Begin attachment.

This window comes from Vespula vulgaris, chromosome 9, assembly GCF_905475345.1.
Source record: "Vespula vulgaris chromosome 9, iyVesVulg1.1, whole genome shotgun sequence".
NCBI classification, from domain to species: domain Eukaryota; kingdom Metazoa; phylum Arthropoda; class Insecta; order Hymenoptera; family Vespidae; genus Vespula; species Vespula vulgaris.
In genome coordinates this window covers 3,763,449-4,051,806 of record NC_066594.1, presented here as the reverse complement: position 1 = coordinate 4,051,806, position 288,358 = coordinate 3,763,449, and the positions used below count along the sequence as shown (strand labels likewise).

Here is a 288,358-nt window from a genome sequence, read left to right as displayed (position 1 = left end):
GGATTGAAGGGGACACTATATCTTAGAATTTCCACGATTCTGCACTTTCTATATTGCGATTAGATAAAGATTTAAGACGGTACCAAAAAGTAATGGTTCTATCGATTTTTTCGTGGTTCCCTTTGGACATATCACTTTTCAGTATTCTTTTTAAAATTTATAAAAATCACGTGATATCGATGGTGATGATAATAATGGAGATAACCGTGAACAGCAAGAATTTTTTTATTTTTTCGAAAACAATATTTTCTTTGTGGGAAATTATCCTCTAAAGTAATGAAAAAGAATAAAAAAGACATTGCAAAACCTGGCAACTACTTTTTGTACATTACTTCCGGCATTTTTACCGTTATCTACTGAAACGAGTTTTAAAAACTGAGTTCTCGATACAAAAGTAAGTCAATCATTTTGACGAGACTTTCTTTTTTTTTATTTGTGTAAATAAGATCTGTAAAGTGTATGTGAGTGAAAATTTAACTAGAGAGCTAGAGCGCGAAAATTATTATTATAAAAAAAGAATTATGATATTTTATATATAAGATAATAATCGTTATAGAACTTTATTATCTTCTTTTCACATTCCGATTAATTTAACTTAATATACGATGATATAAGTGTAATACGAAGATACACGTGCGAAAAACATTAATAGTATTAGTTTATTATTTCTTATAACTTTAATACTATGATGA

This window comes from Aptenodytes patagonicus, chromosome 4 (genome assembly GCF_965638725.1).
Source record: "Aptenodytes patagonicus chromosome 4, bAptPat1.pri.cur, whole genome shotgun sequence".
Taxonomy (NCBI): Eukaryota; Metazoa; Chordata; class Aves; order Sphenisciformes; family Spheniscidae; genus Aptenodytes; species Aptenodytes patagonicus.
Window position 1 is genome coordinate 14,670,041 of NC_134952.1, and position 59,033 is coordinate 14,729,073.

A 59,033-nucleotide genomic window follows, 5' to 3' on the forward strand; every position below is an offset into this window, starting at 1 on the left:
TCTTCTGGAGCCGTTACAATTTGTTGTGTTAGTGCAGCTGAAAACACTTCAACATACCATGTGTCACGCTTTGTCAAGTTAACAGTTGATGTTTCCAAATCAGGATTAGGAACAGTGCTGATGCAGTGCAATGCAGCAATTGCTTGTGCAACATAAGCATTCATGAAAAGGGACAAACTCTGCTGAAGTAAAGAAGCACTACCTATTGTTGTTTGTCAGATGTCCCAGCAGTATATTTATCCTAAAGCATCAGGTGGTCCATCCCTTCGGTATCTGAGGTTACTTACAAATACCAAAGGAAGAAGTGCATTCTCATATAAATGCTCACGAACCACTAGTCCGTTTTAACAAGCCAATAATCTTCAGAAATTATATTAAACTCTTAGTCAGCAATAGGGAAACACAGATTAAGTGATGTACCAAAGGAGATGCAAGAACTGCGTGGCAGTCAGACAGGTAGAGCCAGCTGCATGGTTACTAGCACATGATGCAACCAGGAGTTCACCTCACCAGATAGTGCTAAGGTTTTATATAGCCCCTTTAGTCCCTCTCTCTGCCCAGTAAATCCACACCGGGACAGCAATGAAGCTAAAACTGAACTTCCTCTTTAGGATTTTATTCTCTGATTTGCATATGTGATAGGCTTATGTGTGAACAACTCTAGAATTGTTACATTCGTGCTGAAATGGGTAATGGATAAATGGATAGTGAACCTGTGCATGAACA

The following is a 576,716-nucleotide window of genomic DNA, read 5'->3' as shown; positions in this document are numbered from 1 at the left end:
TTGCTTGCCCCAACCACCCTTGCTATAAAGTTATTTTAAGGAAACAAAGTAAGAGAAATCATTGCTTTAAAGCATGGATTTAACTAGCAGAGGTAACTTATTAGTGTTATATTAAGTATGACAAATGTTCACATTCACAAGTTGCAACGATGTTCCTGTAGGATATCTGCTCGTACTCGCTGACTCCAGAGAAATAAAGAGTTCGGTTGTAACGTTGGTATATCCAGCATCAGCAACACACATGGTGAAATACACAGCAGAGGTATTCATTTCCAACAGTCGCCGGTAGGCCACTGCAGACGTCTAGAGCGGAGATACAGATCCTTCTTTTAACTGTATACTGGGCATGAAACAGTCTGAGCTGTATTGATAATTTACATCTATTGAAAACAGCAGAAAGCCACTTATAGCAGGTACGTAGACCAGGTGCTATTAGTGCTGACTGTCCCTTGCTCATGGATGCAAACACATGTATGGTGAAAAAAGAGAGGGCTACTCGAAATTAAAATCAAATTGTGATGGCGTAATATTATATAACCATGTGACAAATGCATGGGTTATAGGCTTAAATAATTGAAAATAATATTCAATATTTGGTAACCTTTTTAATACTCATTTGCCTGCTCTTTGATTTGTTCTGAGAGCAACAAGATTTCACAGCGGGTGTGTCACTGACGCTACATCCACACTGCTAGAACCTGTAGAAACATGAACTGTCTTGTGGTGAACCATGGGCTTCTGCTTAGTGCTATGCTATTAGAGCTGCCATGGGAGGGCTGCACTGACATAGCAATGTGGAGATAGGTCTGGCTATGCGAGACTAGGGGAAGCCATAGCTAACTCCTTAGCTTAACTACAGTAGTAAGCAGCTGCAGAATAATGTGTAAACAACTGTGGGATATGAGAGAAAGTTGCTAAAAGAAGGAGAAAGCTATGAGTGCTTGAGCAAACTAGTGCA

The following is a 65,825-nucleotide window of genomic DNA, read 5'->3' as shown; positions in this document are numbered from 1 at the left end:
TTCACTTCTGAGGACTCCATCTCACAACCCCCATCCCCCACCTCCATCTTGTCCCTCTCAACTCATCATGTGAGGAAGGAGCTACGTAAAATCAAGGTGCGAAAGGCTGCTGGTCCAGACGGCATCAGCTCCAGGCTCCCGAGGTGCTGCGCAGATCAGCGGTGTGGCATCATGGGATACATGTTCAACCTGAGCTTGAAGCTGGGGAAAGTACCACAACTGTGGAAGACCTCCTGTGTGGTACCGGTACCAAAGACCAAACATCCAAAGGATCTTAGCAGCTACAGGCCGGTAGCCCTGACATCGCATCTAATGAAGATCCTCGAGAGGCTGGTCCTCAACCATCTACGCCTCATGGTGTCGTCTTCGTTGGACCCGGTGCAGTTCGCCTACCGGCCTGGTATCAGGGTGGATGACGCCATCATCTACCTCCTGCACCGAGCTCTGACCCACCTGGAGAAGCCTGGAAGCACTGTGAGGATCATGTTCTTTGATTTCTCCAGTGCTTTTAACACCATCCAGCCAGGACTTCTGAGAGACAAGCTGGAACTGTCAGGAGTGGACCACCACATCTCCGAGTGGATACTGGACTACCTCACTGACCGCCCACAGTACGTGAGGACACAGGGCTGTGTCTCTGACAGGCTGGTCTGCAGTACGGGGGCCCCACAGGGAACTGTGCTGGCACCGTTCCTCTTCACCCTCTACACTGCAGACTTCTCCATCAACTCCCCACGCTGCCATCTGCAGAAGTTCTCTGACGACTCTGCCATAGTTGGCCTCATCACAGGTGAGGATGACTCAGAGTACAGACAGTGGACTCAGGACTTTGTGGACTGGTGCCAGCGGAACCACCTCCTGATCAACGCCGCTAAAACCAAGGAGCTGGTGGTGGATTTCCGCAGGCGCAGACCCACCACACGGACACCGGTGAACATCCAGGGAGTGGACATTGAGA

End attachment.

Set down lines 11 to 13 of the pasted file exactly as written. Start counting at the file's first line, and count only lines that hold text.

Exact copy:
A 59,033-nucleotide genomic window follows, 5' to 3' on the forward strand; every position below is an offset into this window, starting at 1 on the left:
TCTTCTGGAGCCGTTACAATTTGTTGTGTTAGTGCAGCTGAAAACACTTCAACATACCATGTGTCACGCTTTGTCAAGTTAACAGTTGATGTTTCCAAATCAGGATTAGGAACAGTGCTGATGCAGTGCAATGCAGCAATTGCTTGTGCAACATAAGCATTCATGAAAAGGGACAAACTCTGCTGAAGTAAAGAAGCACTACCTATTGTTGTTTGTCAGATGTCCCAGCAGTATATTTATCCTAAAGCATCAGGTGGTCCATCCCTTCGGTATCTGAGGTTACTTACAAATACCAAAGGAAGAAGTGCATTCTCATATAAATGCTCACGAACCACTAGTCCGTTTTAACAAGCCAATAATCTTCAGAAATTATATTAAACTCTTAGTCAGCAATAGGGAAACACAGATTAAGTGATGTACCAAAGGAGATGCAAGAACTGCGTGGCAGTCAGACAGGTAGAGCCAGCTGCATGGTTACTAGCACATGATGCAACCAGGAGTTCACCTCACCAGATAGTGCTAAGGTTTTATATAGCCCCTTTAGTCCCTCTCTCTGCCCAGTAAATCCACACCGGGACAGCAATGAAGCTAAAACTGAACTTCCTCTTTAGGATTTTATTCTCTGATTTGCATATGTGATAGGCTTATGTGTGAACAACTCTAGAATTGTTACATTCGTGCTGAAATGGGTAATGGATAAATGGATAGTGAACCTGTGCATGAACA

The following is a 576,716-nucleotide window of genomic DNA, read 5'->3' as shown; positions in this document are numbered from 1 at the left end: